I have seen witchcraft in India, even in urban areas of Mumbai, but this does not translate into an association with religions from India other than primitive superstition related,for example, to feuds. I'm not saying that someone who claims to be a Buddhist may not try to use mantras for magic, any more than they may try shouting 'abracadabra', but I've personally no knowledge of it.

Do you have examples of use of mantras for magical purposes amongst Buddhists?

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 Post subject: Re: Why use mantras?
PostPosted: Mon Feb 07, 2011 6:42 pm 
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Mantra is associated with speech, speech is associated with "wind," wind is associated with mind. This is a condensed summary, as one way to answer the question, "Why use mantras?"

The PrajnaparamitahridayaSutra is said to have an even shorter version....

Ah.

Mantras are also said to be the condensed meaning of tantras...in this case, the mantra is in a sutra. (This, to me, is an interesting question--how does a well-known sutra have a mantra associated with it? But that's a tangent....)
I think the meaning of this mantra does condense the sutra--it can be translated. It can be a mnemonic device, and a tool for contemplation of the meaning of the sutra.

Also, although I become a bit "uncomfortable" with the idea of "magic" and mantras, I have to admit that it's an easy association to make, especially if one actually reads the tantras and takes them at face value--ChakrasamvaraTantra and HevajraTantra, just as two examples, do include instructions for rituals utilizing mantra for various purposes, and, taken literally, they are similar to "magical rituals" as we might understand them in the West. In particular, the rituals regarding the "Four Activities"--pacifying, magnetizing, enriching, and destroying--could be seen this way.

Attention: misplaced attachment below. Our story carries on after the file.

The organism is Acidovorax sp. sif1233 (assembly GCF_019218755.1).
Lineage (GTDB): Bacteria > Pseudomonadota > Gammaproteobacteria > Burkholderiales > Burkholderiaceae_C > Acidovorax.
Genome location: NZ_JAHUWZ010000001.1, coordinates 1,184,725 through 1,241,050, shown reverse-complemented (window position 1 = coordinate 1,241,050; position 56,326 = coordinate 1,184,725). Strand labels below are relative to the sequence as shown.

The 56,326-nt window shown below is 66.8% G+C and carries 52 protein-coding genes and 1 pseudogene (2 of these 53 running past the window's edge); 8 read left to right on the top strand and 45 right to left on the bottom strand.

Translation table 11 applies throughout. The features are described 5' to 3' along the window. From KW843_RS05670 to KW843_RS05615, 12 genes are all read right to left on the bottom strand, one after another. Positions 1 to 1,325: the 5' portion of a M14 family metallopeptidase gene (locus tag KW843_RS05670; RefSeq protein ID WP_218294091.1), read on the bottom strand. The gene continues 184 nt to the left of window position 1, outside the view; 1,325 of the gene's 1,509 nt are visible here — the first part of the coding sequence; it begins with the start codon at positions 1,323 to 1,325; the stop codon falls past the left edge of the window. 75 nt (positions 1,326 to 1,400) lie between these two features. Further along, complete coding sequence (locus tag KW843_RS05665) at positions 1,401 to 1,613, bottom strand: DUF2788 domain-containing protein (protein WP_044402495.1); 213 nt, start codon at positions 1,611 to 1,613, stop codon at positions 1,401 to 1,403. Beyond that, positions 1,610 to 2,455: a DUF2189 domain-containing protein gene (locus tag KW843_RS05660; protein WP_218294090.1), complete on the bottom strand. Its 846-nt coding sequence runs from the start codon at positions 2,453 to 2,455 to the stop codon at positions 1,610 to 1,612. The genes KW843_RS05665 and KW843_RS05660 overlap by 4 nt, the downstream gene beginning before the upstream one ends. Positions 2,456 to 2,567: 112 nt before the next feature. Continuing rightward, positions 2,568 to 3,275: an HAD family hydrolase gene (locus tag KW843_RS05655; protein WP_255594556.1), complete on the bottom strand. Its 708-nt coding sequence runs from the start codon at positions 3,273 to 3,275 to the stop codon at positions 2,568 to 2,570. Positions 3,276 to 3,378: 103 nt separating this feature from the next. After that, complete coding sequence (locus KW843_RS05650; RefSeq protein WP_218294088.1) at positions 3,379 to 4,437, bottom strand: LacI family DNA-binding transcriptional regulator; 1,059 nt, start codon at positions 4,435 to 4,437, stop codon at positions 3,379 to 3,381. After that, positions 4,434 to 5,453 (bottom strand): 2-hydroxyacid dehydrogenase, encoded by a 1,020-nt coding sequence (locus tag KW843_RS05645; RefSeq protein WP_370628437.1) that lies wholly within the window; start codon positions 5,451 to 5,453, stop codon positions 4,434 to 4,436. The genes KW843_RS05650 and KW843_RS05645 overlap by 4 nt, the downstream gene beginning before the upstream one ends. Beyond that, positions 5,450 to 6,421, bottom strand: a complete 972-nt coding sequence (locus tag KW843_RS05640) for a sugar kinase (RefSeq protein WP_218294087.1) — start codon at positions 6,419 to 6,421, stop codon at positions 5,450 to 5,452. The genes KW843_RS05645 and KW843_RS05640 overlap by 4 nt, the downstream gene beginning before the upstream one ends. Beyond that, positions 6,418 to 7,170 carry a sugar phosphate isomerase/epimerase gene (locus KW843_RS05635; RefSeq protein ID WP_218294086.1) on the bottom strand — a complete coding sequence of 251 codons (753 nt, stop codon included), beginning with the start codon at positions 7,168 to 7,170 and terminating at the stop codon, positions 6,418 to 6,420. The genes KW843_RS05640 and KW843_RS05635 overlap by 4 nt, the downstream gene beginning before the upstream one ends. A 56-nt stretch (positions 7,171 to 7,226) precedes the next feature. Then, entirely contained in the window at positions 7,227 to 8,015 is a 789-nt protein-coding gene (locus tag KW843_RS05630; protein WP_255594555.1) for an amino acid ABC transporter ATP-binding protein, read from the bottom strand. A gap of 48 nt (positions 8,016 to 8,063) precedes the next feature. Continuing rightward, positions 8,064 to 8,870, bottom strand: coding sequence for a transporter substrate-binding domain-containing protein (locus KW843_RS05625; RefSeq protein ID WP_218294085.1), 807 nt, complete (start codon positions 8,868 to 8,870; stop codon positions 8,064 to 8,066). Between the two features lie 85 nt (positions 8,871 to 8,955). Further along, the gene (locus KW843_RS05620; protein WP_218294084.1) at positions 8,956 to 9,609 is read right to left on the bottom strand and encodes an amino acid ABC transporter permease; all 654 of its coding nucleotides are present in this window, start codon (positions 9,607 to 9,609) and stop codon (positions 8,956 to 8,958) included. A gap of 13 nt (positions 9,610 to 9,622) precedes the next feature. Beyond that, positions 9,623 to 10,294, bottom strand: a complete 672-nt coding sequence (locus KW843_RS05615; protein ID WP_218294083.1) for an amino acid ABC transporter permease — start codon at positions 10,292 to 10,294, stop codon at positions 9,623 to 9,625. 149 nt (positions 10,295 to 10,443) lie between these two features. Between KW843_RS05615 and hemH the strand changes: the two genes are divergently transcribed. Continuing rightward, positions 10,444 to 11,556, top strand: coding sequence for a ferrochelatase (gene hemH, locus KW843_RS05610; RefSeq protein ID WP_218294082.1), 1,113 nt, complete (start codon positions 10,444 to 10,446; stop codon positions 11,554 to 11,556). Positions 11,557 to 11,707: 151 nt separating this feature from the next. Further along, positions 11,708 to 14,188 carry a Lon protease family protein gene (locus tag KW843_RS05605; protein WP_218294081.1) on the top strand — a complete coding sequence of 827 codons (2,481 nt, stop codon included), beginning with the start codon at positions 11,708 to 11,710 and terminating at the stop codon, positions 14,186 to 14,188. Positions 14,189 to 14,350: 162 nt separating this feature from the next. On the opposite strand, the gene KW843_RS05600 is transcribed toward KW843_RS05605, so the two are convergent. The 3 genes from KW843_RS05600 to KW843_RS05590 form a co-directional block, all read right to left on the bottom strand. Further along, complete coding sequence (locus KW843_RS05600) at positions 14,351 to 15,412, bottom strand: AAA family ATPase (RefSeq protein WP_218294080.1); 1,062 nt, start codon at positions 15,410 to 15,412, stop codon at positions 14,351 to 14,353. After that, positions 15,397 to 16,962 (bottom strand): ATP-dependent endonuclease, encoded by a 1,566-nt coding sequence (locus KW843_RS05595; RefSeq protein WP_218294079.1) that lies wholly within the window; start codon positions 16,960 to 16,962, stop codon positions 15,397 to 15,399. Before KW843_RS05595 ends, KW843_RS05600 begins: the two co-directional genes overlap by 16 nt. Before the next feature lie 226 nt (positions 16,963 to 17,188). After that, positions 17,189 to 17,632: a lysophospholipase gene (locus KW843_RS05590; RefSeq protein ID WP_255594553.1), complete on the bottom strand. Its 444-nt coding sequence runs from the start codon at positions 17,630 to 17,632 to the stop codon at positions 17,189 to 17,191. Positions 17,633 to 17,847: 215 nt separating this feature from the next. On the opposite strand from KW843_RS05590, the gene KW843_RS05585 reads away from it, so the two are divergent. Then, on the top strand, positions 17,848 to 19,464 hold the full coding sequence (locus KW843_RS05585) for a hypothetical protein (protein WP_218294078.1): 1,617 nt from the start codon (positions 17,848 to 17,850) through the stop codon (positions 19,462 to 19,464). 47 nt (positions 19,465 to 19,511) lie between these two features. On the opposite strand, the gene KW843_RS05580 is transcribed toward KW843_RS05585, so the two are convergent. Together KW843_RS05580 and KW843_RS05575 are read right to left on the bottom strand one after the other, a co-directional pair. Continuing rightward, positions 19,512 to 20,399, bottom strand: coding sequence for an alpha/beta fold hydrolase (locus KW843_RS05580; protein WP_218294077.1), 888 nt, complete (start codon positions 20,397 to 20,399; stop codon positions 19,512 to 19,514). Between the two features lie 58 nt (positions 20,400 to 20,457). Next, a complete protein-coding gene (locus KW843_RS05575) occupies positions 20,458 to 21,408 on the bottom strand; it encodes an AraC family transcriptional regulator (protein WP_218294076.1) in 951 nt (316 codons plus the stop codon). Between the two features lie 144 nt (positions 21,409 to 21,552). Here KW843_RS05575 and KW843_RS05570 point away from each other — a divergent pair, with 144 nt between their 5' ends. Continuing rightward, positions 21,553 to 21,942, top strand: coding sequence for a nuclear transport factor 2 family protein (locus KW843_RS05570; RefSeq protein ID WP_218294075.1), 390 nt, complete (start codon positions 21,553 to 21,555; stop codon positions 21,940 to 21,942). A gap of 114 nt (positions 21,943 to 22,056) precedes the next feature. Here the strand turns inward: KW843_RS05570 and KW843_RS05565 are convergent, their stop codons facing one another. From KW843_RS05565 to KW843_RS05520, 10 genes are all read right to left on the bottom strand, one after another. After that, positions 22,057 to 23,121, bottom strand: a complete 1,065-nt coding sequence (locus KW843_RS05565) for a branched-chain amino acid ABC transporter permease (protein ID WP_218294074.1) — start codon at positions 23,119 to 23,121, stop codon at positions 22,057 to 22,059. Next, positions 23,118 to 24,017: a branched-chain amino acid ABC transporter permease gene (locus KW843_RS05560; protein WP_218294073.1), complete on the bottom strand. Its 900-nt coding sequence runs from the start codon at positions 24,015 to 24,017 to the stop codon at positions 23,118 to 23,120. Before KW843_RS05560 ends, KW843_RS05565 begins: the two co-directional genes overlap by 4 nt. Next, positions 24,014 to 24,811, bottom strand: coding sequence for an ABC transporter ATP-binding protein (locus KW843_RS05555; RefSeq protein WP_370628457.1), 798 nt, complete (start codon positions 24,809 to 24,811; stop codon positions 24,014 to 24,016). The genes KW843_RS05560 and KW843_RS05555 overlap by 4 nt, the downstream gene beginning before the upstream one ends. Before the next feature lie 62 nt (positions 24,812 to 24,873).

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 Post subject: Re: Why use mantras?
PostPosted: Mon Feb 07, 2011 6:58 pm 
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conebeckham wrote:
Mantra is associated with speech, speech is associated with "wind," wind is associated with mind. This is a condensed summary, as one way to answer the question, "Why use mantras?"

The PrajnaparamitahridayaSutra is said to have an even shorter version....

Ah.

Mantras are also said to be the condensed meaning of tantras...in this case, the mantra is in a sutra. (This, to me, is an interesting question--how does a well-known sutra have a mantra associated with it? But that's a tangent....)
I think the meaning of this mantra does condense the sutra--it can be translated. It can be a mnemonic device, and a tool for contemplation of the meaning of the sutra.

Also, although I become a bit "uncomfortable" with the idea of "magic" and mantras, I have to admit that it's an easy association to make, especially if one actually reads the tantras and takes them at face value--ChakrasamvaraTantra and HevajraTantra, just as two examples, do include instructions for rituals utilizing mantra for various purposes, and, taken literally, they are similar to "magical rituals" as we might understand them in the West. In particular, the rituals regarding the "Four Activities"--pacifying, magnetizing, enriching, and destroying--could be seen this way.


There are probably much better examples, but I am reminded of the use of the Medicine Buddha Sutra and dharani:
http://www.buddhanet.net/pdf_file/medbudsutra.pdf